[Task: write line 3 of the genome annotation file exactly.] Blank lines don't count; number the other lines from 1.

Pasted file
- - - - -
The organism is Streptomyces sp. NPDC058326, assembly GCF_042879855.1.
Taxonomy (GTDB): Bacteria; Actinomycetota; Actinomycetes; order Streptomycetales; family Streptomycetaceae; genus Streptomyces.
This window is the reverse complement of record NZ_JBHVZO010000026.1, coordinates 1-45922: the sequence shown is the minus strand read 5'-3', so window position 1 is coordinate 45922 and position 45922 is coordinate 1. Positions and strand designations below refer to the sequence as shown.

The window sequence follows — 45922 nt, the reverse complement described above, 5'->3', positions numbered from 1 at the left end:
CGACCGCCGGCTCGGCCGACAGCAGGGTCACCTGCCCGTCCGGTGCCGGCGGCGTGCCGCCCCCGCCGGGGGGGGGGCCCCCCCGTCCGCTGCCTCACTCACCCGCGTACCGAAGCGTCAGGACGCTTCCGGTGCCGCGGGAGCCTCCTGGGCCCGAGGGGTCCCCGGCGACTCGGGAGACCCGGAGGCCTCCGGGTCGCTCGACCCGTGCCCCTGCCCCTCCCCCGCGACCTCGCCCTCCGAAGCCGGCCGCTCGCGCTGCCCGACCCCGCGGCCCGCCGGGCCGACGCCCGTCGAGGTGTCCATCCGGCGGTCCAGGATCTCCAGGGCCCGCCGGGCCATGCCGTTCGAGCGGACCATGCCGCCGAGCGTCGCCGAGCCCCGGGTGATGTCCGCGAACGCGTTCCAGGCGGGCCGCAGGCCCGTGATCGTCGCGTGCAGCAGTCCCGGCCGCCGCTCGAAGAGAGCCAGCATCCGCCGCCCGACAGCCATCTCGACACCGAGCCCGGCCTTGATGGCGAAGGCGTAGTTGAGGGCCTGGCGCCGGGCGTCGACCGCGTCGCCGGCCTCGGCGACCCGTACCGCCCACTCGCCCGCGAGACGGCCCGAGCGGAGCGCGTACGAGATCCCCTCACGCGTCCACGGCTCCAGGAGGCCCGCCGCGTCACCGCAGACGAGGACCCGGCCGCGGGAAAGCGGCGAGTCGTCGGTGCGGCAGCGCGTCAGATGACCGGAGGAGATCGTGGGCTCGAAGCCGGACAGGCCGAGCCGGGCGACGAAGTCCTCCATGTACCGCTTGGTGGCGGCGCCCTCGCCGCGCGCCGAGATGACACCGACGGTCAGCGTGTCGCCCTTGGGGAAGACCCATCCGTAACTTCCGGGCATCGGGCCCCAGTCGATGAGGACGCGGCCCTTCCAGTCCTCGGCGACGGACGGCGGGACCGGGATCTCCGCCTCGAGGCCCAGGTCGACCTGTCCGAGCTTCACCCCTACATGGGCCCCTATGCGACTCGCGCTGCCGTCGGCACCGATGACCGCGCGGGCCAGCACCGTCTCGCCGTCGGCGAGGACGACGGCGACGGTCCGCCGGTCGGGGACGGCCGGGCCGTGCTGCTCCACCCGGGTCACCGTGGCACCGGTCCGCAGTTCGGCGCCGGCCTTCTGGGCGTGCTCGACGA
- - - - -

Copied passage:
This window is the reverse complement of record NZ_JBHVZO010000026.1, coordinates 1-45922: the sequence shown is the minus strand read 5'-3', so window position 1 is coordinate 45922 and position 45922 is coordinate 1. Positions and strand designations below refer to the sequence as shown.